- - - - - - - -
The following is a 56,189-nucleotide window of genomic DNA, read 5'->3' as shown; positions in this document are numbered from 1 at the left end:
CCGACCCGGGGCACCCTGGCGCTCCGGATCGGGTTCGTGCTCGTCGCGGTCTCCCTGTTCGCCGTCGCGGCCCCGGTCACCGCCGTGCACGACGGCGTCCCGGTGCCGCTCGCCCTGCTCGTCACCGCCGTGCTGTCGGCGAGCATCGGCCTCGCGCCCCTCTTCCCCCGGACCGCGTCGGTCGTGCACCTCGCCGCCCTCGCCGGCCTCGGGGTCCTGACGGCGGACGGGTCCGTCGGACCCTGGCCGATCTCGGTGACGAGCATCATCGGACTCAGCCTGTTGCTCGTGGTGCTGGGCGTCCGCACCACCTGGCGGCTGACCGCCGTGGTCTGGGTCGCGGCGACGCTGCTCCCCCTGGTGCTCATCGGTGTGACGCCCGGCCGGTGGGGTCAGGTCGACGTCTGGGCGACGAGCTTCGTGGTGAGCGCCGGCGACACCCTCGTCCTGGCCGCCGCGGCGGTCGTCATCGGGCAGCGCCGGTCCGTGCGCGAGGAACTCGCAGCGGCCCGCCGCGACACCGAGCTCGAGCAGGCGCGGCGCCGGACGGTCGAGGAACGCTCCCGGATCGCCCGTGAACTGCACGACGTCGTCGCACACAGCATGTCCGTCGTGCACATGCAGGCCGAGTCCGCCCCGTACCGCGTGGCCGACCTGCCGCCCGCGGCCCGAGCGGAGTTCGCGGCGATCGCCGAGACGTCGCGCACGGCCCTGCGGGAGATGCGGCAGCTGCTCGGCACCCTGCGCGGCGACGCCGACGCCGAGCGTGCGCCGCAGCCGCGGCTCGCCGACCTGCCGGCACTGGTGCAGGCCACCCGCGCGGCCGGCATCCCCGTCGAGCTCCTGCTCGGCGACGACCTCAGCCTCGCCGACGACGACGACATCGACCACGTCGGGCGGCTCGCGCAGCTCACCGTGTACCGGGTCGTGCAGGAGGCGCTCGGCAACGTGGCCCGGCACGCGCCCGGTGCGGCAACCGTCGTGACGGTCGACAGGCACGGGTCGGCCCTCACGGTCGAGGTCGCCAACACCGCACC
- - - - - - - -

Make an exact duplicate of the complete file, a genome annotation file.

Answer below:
The following is a 56,189-nucleotide window of genomic DNA, read 5'->3' as shown; positions in this document are numbered from 1 at the left end:
CCGACCCGGGGCACCCTGGCGCTCCGGATCGGGTTCGTGCTCGTCGCGGTCTCCCTGTTCGCCGTCGCGGCCCCGGTCACCGCCGTGCACGACGGCGTCCCGGTGCCGCTCGCCCTGCTCGTCACCGCCGTGCTGTCGGCGAGCATCGGCCTCGCGCCCCTCTTCCCCCGGACCGCGTCGGTCGTGCACCTCGCCGCCCTCGCCGGCCTCGGGGTCCTGACGGCGGACGGGTCCGTCGGACCCTGGCCGATCTCGGTGACGAGCATCATCGGACTCAGCCTGTTGCTCGTGGTGCTGGGCGTCCGCACCACCTGGCGGCTGACCGCCGTGGTCTGGGTCGCGGCGACGCTGCTCCCCCTGGTGCTCATCGGTGTGACGCCCGGCCGGTGGGGTCAGGTCGACGTCTGGGCGACGAGCTTCGTGGTGAGCGCCGGCGACACCCTCGTCCTGGCCGCCGCGGCGGTCGTCATCGGGCAGCGCCGGTCCGTGCGCGAGGAACTCGCAGCGGCCCGCCGCGACACCGAGCTCGAGCAGGCGCGGCGCCGGACGGTCGAGGAACGCTCCCGGATCGCCCGTGAACTGCACGACGTCGTCGCACACAGCATGTCCGTCGTGCACATGCAGGCCGAGTCCGCCCCGTACCGCGTGGCCGACCTGCCGCCCGCGGCCCGAGCGGAGTTCGCGGCGATCGCCGAGACGTCGCGCACGGCCCTGCGGGAGATGCGGCAGCTGCTCGGCACCCTGCGCGGCGACGCCGACGCCGAGCGTGCGCCGCAGCCGCGGCTCGCCGACCTGCCGGCACTGGTGCAGGCCACCCGCGCGGCCGGCATCCCCGTCGAGCTCCTGCTCGGCGACGACCTCAGCCTCGCCGACGACGACGACATCGACCACGTCGGGCGGCTCGCGCAGCTCACCGTGTACCGGGTCGTGCAGGAGGCGCTCGGCAACGTGGCCCGGCACGCGCCCGGTGCGGCAACCGTCGTGACGGTCGACAGGCACGGGTCGGCCCTCACGGTCGAGGTCGCCAACACCGCACC